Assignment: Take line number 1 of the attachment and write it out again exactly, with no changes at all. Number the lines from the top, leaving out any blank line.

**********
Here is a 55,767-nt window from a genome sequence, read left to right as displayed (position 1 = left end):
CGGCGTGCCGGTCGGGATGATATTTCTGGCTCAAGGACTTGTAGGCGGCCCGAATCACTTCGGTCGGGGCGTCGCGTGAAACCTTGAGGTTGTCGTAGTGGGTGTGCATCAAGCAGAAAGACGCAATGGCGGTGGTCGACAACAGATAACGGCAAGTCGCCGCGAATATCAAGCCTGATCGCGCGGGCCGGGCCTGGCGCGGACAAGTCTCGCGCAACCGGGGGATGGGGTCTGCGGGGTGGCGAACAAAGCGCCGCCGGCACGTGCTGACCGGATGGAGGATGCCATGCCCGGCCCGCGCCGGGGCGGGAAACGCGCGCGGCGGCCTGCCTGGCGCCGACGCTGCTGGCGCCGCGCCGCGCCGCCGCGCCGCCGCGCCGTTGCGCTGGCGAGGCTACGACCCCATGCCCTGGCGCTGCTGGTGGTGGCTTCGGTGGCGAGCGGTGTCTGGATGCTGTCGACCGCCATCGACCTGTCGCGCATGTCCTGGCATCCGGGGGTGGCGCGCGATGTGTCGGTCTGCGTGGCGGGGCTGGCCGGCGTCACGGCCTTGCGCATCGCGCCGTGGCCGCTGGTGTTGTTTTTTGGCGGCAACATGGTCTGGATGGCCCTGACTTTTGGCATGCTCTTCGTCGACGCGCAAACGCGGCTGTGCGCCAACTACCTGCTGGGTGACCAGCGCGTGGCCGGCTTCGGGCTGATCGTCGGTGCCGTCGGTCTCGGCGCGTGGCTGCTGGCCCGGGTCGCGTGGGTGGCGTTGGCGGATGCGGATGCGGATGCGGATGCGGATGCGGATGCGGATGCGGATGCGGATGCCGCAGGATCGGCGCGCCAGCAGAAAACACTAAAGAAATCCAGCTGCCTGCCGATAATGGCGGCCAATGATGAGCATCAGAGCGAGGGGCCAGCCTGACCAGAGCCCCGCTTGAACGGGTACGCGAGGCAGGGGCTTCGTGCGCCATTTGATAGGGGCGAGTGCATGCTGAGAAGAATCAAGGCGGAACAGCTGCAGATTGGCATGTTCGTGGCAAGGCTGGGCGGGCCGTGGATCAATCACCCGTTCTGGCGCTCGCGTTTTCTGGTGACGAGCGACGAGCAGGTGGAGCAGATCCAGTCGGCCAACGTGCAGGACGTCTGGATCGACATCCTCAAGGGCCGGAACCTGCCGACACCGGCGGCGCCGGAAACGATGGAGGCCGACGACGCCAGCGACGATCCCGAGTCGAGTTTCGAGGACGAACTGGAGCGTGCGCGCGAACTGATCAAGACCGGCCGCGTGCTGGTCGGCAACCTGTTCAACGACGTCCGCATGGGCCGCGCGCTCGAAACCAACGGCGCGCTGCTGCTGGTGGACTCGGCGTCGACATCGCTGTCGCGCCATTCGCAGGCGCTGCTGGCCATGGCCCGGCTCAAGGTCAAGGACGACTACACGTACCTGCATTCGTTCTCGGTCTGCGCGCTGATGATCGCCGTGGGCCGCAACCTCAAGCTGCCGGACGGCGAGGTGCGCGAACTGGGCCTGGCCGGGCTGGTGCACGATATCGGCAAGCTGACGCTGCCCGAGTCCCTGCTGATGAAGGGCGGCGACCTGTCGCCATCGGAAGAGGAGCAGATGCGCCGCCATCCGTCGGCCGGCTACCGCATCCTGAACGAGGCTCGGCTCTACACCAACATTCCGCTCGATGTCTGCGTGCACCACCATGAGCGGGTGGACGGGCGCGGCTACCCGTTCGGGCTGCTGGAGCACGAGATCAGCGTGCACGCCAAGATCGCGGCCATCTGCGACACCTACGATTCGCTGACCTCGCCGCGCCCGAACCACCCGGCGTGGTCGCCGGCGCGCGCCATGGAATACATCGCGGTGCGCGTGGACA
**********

Here is a 55,767-nt window from a genome sequence, read left to right as displayed (position 1 = left end):